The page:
You may have heard that you could receive a fine for killing a praying mantis. Perhaps you thought such a law would be a little harsh and you’re wondering if it’s true. Is it illegal to kill a praying mantis? Is the praying mantis a protected species? What would happen if you did kill one? Great questions! We’ll explore each one in greater detail as we go through this article. Ready to get started?
What You'll Learn Today
Is the Praying Mantis a Protected Species?
Are praying mantises endangered? Back in the 1950s, a rumor got started that praying mantises were endangered and that killing one would result in a $50 fine. While it’s unclear where this rumor came from, there is no truth to it.
In some parts of the world, praying mantises do have varying degrees of local and federal protection. But in North America, praying mantises are not considered endangered, and there are no local, state, or federal laws in place to protect them.
There is some thought that gardeners originally started this rumor, suggesting that it was a figurative rather than a literal crime to kill praying mantises. After all, these apex predators of the insect world eat all kinds of pests, and many people appreciate having them around to keep bug populations at a minimum.
It’s also possible that the rumor started because, in many places throughout history, praying mantises were revered and even worshiped. They have been seen as gods, superstitious symbols of luck, and even sorcerers.
While fewer people today hold any of these beliefs, especially in the U.S., many people still have a great affinity for praying mantises. Though not a protected species and not in danger of going extinct, the rumor continues simply because people don’t want to see praying mantises killed.
What Happens if You Kill a Praying Mantis?
Strictly speaking, nothing will happen if you kill a praying mantis. You won’t have to worry about legal repercussions even if a police officer or government official sees you stepping on the insect.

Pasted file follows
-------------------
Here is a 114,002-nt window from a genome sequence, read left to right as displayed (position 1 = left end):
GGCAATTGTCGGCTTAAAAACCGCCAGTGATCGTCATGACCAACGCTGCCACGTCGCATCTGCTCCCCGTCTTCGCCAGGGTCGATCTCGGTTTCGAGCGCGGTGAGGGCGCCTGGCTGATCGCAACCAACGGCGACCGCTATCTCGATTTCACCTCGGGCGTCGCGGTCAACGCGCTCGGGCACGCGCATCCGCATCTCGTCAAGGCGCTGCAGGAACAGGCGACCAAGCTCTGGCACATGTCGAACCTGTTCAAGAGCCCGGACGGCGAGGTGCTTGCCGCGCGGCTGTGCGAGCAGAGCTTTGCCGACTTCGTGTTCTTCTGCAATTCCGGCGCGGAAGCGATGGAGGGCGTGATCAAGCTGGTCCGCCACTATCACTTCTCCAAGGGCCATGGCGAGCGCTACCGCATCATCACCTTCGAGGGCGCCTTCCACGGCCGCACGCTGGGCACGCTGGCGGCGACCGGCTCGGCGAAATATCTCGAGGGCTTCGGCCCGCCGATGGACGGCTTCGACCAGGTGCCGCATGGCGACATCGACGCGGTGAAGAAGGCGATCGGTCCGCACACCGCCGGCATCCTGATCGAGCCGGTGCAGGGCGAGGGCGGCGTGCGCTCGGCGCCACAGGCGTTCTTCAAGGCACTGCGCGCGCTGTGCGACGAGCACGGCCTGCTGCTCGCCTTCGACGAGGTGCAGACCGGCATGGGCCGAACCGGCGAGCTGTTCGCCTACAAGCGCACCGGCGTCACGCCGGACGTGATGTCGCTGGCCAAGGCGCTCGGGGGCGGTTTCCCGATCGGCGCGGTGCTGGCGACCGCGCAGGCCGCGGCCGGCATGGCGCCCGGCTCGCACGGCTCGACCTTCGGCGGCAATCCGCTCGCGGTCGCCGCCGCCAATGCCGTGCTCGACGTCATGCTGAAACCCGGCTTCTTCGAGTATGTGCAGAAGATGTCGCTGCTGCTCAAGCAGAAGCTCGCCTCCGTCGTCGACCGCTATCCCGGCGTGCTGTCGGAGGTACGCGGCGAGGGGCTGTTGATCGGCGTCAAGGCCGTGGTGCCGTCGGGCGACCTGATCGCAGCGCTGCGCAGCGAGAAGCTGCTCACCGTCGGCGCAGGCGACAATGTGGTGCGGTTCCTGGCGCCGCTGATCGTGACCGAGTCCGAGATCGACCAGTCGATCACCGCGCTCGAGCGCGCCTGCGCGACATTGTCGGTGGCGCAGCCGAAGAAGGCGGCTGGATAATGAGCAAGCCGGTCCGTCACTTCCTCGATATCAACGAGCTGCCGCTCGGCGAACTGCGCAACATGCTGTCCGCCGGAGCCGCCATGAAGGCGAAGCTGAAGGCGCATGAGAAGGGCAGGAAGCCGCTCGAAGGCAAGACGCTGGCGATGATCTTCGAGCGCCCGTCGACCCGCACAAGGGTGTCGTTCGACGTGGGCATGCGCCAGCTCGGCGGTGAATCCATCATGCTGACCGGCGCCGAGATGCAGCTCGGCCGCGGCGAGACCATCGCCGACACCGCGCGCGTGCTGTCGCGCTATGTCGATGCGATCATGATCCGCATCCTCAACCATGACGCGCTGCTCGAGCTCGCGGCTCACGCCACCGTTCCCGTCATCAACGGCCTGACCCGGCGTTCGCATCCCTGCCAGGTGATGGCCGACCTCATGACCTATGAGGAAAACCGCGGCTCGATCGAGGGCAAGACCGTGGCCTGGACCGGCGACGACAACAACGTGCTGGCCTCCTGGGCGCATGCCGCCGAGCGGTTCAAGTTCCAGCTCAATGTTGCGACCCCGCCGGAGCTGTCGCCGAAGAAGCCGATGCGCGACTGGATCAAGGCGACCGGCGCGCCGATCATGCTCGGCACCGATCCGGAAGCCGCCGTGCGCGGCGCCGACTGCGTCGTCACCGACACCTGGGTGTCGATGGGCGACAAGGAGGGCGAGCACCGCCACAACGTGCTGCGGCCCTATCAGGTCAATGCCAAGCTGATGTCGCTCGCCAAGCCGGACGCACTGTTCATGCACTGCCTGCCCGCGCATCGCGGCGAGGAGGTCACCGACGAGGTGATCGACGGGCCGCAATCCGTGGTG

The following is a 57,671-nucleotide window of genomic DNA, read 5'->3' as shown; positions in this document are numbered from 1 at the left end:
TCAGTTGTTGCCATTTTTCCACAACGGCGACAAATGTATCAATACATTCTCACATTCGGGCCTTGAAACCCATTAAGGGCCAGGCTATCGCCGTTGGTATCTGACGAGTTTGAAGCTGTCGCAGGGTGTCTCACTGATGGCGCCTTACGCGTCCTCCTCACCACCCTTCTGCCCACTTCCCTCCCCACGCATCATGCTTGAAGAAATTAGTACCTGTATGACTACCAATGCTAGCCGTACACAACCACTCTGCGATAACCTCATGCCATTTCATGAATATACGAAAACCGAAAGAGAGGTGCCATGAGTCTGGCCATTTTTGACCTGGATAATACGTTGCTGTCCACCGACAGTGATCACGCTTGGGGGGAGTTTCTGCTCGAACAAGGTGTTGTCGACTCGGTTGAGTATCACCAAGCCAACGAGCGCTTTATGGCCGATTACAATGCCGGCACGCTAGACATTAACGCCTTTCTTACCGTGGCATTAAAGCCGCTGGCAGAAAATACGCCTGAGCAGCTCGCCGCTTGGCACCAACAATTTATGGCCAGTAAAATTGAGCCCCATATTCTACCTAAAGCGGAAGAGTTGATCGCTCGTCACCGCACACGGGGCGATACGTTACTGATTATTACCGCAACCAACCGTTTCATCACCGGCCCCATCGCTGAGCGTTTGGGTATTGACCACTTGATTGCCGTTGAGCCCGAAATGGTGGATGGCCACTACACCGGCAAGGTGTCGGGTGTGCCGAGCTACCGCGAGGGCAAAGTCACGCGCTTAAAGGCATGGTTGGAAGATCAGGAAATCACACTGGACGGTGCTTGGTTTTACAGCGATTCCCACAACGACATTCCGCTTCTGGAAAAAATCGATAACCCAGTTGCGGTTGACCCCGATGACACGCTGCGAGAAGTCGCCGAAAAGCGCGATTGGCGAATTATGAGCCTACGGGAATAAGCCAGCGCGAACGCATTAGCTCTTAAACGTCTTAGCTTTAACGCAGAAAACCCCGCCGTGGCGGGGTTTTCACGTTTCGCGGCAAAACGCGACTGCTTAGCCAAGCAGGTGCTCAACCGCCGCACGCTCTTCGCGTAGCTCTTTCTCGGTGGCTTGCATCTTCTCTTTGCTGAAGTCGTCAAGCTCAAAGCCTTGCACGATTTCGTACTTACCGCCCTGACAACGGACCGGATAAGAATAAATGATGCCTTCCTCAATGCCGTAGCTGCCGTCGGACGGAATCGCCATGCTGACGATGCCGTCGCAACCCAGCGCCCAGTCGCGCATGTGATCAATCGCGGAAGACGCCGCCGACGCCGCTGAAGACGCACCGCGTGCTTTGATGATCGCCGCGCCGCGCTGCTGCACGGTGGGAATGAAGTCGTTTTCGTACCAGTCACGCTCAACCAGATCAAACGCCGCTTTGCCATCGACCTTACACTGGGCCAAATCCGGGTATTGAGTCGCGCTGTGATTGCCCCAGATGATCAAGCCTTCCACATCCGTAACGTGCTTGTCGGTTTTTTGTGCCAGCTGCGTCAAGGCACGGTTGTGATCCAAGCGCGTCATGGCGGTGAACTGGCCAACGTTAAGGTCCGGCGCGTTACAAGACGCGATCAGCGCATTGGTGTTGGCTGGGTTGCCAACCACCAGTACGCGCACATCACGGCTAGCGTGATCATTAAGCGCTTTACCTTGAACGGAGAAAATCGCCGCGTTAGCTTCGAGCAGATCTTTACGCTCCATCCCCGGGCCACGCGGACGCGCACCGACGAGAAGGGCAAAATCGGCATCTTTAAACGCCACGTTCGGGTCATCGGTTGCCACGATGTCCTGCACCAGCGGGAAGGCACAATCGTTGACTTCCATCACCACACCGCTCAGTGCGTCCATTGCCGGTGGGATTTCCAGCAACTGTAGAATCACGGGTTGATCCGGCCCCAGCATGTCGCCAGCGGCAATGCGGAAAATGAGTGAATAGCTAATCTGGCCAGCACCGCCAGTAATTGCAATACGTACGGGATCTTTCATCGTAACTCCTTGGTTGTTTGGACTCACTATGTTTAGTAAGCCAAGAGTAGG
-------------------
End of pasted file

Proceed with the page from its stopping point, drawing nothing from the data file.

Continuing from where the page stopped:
That said, if you’re visiting a culture where praying mantises are worshiped, you may face backlash from some of the locals. As mentioned, praying mantises are loved in many places throughout the world, and it would be a bad idea to enter one of these regions and start squashing every praying mantis you see.
Even in the U.S., praying mantises are popular enough that you may face backlash from your own friends and neighbors. In a general sense, it isn’t as accepted if you kill a praying mantis as it might be to kill, say, a spider or a cockroach.
Praying mantises are not pest insects, and many people like them. With this in mind, it seems there is little reason to kill the next praying mantis you see crossing your path.
Check out this video of a praying mantis and its hunting skills:
Why Should You Not Kill Praying Mantises?
You may still be wondering though, what does it matter? Other than their popularity, is there any real reason why praying mantises should be left alone?
Perhaps the best reason not to kill a praying mantis is that they help control populations of other insects. Though they don’t discriminate between pests and beneficial bugs, their voracious appetites can keep other types of insects from overrunning your property.
What’s more, praying mantises are not harmful to people. They are not poisonous, and they don’t bite or inject venom; most of the time, they are untroublesome, sedentary insects that simply try to stay out of your way.
Praying mantises are smart insects that may even become your friends over time. They won’t hurt you, and they will provide a natural pest control solution in your yard.
Rather than asking why you shouldn’t kill praying mantises, perhaps the better question is: why would you want to?
It is not illegal to kill praying mantises, and they are not currently in any danger of going extinct. Anyone who suggests otherwise is simply repeating a rumor that has been around since the 1950s.
Even though it’s not illegal to kill them, the better option is to simply leave them alone. Praying mantises are beneficial insects that will not cause any harm, so there seems to be little reason to kill them.